In the top race of 2013, Virginia Attorney General Ken Cuccinelli says he’s focused on jobs and the economy instead of the controversy surrounding his running mate, E.W. Jackson.
The GOP candidate in the highest-profile race in the country joined The Daily Rundown Monday to discuss his tight battle with Democratic nominee Terry McAuliffe, arguing he’s the best candidate to continue economic progress in the commonwealth.
Cuccinelli has been forced to answer questions after Jackson, a conservative minister who has come under scrutiny over his controversial comments on homosexuality and abortion, won the number two slot on the ticket at last month’s GOP convention.
“We had seven people running for lieutenant governor and I keep my votes to myself,” said Cuccinelli. “If I start diving into every other race, we’ll lose focus off job creation and on comparing my positive record and my ten years in state government with the lousy record of my opponent.”
Cuccinelli talked about his tax plan to close tax loopholes, promising to cut spending through a ranking system and getting the input of state senators and delegates.
“They’re all on the table except health care and education,” said Cuccinelli. “The way we’re going to pay for this tax cut after we have that ranking, which is going to be a team effort with the legislature, we’re going to start from the bottom and just zero them out.
Cuccinelli said “there will be a lot of continuity” between his policies and current Republican Gov. Bob McDonnell’s administration. McDonnell made jobs his top priority during his 2009 campaign.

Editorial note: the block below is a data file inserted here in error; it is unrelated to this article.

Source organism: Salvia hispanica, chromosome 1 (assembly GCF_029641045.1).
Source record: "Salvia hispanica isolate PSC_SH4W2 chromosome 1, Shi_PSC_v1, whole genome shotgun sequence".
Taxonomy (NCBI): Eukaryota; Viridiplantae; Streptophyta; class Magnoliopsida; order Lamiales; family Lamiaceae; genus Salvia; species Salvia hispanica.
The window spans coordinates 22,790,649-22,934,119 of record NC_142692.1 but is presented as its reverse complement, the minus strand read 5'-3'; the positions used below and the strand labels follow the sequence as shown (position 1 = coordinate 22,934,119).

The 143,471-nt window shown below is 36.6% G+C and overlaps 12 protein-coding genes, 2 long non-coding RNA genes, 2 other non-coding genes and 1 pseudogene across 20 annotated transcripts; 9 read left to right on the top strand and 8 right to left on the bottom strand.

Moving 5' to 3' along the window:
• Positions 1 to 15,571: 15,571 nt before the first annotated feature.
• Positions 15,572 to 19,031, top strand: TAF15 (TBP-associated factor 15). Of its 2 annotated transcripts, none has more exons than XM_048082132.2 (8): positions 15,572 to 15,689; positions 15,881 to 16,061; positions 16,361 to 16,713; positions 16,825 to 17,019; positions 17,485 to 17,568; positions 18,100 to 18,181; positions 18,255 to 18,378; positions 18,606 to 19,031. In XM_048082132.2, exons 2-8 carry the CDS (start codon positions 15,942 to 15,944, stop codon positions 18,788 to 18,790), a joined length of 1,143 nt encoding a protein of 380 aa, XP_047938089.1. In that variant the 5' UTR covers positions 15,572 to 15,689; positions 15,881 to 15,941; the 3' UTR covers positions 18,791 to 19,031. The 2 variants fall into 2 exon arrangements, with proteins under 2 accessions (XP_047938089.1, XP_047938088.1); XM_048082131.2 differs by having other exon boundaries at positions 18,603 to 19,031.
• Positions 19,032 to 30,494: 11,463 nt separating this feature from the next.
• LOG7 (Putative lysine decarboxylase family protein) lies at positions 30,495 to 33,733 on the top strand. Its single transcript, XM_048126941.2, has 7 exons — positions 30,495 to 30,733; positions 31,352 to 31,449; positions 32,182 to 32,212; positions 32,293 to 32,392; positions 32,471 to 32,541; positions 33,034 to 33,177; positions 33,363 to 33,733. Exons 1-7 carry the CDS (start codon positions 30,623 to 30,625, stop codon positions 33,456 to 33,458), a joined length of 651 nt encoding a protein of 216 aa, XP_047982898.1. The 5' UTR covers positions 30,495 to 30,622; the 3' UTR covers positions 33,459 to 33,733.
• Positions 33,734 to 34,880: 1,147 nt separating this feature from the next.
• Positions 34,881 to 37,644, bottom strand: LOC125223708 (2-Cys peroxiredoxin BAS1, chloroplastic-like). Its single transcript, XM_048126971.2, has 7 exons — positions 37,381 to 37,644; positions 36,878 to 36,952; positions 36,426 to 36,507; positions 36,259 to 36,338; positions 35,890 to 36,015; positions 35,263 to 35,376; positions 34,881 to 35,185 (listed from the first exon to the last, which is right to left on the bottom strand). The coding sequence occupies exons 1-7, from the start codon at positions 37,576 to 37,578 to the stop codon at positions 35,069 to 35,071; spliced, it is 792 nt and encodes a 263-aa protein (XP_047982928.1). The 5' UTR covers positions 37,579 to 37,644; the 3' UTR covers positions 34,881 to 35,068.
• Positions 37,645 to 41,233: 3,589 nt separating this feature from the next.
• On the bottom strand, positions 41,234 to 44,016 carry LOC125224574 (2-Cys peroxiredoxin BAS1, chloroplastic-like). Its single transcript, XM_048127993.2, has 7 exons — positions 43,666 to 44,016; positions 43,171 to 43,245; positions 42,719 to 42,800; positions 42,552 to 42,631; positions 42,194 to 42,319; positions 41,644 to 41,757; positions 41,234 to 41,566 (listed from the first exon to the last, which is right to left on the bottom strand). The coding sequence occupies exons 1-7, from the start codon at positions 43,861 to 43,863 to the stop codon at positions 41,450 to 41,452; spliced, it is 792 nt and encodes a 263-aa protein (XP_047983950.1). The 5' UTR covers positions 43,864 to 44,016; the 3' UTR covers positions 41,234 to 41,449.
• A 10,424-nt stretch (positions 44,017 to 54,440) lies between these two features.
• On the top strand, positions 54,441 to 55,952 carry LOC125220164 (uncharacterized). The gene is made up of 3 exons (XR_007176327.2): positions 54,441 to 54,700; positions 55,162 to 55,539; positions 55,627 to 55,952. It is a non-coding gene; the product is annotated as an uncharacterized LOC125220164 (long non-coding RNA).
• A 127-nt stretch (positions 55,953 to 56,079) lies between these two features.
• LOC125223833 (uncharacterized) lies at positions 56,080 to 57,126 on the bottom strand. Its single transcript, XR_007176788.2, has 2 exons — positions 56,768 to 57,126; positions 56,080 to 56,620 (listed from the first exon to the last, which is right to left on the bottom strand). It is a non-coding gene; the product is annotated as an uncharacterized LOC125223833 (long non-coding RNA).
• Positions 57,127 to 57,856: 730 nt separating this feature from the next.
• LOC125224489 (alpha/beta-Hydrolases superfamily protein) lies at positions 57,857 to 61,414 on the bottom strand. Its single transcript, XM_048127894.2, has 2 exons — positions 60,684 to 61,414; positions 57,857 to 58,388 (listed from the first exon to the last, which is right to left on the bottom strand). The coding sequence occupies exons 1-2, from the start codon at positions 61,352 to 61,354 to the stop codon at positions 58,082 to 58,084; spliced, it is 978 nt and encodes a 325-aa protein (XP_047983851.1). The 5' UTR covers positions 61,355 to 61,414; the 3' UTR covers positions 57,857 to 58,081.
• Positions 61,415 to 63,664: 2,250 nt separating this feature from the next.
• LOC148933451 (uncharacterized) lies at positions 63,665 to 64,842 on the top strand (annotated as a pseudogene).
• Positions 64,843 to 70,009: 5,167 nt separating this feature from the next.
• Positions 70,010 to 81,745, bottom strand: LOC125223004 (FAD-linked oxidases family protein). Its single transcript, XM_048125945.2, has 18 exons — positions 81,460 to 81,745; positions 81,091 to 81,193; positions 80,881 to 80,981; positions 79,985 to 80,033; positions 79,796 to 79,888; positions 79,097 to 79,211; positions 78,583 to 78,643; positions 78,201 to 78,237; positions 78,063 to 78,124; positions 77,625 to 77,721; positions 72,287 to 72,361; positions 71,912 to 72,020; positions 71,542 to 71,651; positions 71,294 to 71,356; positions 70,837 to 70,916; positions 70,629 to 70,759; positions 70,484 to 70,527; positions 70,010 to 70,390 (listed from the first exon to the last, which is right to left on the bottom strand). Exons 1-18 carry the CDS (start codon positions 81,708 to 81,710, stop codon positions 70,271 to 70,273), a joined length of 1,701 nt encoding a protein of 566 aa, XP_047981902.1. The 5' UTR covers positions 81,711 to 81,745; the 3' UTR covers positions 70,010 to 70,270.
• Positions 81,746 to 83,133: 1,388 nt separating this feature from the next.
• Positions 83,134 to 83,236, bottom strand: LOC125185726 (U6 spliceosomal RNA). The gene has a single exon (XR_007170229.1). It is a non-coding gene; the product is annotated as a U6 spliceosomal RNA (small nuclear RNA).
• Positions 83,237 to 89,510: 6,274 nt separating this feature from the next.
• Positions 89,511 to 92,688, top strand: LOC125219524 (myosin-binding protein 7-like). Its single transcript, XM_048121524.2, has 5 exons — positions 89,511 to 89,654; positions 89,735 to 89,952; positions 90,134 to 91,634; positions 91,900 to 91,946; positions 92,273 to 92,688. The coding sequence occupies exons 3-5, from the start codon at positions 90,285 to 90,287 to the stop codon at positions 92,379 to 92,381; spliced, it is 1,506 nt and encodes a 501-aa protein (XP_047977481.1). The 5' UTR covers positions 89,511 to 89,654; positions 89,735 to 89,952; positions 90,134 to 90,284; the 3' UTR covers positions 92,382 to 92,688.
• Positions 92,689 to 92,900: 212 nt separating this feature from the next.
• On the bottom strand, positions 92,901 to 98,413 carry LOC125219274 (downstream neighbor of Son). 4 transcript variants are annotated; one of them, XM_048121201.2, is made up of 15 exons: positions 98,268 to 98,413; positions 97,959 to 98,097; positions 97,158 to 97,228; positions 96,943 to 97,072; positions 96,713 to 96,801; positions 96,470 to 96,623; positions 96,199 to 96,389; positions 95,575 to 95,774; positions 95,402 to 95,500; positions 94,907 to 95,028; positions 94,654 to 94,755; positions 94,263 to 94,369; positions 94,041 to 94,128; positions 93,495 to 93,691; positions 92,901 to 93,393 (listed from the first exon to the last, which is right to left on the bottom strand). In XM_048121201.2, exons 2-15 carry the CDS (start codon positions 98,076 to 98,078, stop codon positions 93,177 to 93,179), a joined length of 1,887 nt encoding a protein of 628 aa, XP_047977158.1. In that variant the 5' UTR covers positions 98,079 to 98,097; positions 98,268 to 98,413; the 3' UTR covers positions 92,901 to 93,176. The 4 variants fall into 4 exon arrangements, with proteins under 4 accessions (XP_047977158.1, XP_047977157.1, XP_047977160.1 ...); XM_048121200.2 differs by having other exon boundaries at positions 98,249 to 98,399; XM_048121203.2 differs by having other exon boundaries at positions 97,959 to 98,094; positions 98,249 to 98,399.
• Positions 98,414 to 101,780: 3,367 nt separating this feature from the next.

“We have one of the lowest unemployment rates in the whole country, and yet a big part of that is because we sit here on the other side of the Potomac, a lot of federal dollars that flow into Virginia and those are declining,” said Cuccinelli. “If you like Washington, you’ll like Terry McAuliffe, and if you don’t, you’ll like me.”
And though Cuccinelli differed from the governor, and McAuliffe, on one of McDonnell’s signature proposals—a bipartisan transportation bill that passed the state legislature earlier this year—he said he wouldn’t fight its implementation. The bill was designed to reduce gridlock in the traffic-clogged northern Virginia suburbs through infrastructure spending.
“I didn’t agree with the plan that went through this year,” said Cuccinelli. “However, it’s through, it’s done, that battle is over and now the real question is, do you want union-friendly Terry spending that money or frugal Ken spending that money?”
McAuliffe’s campaign has made Cuccinelli’s opposition to the transportation bill a key part of its attack against the attorney general and recently released a new ad.
A former DNC chairman and fundraiser with close ties to the Clintons, McAuliffe has faced scrutiny over his electric car company GreenTech, which built its facility in Mississippi instead of the Old Dominion, and how many jobs it has created so far.